Go back to Aug. 13, 1981. It's 10:32 a.m., a triumphant, ebullient Ronald Reagan is back at Rancho del Cielo after having swept all before him legislatively on Capitol Hill. He meets reporters outside his ranch for a ceremony to mark his signing into law two pieces of legislation -- the Economic Recovery Tax Act of 1981 and the Omnibus Budget Reconciliation Act of 1981 -- just passed by euphoric leaders forming a coalition of Republicans and Democratic "Boll Weevils." Prominent among the latter is that erstwhile Democrat, Phil Gramm of Texas. As television cameras record the carefully staged scene in front of the ranch, the president says:

"These bills that I'm about to sign . . . represent a turnaround of almost half a century of a course this country's been on and mark an end to the excessive growth in government bureaucracy, government spending, government taxing.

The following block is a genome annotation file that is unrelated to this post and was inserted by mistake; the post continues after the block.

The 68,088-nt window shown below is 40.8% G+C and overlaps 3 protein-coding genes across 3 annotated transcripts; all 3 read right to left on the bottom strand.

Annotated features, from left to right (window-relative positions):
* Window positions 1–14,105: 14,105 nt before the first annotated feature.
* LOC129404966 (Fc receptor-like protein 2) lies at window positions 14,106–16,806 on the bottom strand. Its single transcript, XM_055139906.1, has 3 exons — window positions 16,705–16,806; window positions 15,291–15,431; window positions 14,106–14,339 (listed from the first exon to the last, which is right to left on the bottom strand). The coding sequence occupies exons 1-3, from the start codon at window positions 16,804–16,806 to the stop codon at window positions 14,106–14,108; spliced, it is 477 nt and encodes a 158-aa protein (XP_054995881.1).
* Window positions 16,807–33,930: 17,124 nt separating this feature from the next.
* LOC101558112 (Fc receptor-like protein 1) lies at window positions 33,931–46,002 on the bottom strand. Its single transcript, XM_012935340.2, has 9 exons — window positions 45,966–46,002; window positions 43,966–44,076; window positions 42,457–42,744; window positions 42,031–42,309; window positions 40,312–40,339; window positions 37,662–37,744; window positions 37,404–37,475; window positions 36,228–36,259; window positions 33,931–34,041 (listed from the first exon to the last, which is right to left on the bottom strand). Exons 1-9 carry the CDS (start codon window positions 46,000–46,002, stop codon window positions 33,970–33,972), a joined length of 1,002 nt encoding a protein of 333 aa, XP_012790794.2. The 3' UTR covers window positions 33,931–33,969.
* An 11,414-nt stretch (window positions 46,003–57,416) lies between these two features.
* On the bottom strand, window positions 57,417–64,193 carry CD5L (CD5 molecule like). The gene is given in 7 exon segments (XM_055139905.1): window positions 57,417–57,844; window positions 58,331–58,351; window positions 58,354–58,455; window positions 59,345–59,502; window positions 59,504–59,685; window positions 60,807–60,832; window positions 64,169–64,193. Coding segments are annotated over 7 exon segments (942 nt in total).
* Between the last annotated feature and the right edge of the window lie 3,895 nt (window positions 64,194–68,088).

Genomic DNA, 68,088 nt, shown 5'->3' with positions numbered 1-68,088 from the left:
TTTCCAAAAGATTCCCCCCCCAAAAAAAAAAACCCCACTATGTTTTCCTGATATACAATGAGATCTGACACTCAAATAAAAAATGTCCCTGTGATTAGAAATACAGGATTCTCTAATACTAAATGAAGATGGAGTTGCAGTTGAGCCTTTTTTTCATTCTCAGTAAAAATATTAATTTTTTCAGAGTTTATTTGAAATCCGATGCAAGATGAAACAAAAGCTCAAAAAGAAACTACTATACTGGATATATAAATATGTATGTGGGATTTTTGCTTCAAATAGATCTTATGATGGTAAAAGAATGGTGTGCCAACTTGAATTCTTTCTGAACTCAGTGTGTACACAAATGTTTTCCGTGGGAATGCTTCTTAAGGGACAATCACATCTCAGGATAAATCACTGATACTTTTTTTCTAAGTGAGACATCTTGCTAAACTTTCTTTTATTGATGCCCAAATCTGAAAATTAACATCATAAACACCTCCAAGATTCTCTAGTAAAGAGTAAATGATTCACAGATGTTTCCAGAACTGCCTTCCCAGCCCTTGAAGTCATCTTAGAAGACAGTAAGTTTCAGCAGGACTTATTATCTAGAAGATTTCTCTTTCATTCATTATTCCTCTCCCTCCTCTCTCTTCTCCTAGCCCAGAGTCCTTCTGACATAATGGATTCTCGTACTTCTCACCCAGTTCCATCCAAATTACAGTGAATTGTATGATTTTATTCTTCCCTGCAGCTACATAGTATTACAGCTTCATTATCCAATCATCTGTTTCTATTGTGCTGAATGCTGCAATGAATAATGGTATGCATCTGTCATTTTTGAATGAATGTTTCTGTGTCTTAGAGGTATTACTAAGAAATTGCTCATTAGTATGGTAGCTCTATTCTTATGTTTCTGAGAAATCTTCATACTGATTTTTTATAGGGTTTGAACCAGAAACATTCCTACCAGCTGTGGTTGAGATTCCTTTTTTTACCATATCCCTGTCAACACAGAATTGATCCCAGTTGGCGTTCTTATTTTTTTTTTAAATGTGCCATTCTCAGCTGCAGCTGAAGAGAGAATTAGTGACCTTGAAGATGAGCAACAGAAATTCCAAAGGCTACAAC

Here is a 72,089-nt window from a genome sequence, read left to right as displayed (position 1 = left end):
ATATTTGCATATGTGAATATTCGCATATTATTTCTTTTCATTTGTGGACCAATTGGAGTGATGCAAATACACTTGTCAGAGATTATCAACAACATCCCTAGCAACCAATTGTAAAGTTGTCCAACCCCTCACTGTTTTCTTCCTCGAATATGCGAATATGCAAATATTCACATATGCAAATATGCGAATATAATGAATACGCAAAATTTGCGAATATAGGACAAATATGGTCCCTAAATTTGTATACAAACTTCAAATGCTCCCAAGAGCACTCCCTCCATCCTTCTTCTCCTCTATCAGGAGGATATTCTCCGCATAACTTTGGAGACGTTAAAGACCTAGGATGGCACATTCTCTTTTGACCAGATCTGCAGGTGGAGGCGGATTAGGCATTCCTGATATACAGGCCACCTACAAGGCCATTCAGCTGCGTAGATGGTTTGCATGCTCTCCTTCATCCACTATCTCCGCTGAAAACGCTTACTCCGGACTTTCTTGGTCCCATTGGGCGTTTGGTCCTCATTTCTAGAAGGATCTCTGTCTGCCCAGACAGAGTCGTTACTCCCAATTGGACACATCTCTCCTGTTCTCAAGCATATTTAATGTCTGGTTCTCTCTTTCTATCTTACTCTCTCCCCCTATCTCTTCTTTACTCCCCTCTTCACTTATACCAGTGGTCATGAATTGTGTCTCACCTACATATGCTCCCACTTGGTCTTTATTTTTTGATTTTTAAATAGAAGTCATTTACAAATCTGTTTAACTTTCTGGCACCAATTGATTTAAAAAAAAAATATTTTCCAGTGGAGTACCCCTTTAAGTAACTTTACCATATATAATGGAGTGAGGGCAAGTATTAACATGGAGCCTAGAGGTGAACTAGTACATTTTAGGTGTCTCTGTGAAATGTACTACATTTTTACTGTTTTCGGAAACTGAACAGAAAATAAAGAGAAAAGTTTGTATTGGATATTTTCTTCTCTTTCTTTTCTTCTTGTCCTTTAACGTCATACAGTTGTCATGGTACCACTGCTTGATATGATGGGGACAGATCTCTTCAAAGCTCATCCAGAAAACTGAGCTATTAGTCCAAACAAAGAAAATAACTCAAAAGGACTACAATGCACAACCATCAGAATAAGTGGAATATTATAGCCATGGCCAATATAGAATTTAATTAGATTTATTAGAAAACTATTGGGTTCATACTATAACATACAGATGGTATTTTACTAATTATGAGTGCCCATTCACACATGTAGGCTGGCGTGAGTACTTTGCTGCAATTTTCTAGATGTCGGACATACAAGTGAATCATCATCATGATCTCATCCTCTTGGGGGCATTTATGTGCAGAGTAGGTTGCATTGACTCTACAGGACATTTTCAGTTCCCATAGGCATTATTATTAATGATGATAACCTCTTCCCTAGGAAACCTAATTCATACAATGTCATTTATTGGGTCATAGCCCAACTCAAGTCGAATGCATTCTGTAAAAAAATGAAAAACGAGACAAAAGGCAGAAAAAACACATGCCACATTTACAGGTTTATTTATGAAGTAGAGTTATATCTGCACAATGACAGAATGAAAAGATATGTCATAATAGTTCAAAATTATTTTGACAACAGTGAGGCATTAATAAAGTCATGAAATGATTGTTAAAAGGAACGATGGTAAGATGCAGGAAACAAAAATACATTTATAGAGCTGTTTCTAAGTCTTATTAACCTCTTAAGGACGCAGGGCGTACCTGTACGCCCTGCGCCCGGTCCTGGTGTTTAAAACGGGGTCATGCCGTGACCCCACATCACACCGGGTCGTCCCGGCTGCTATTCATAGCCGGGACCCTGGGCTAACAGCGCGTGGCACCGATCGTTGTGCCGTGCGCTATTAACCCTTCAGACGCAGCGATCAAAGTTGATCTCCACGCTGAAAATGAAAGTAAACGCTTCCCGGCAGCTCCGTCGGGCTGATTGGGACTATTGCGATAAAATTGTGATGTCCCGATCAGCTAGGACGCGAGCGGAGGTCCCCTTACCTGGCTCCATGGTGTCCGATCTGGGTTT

"And we're indebted for all of this -- I can't speak too highly of the leadership, Republican leadership in the Congress and of those Democrats who so courageously joined in and made both of these truly bipartisan programs . . . . This represents $130 billion in savings over the next three years. This represents $750 billion in tax cuts over the next five years. And this is only the beginning . . . ."

Reagan signed the bills with a flourish, using many fountain pens and joking about employing one pen per letter of his name; then, after inviting the reporters to "fire away" with questions about those bills, he teasingly rebuked them when a reporter immediately asked: "How about another subject, Mr. President?"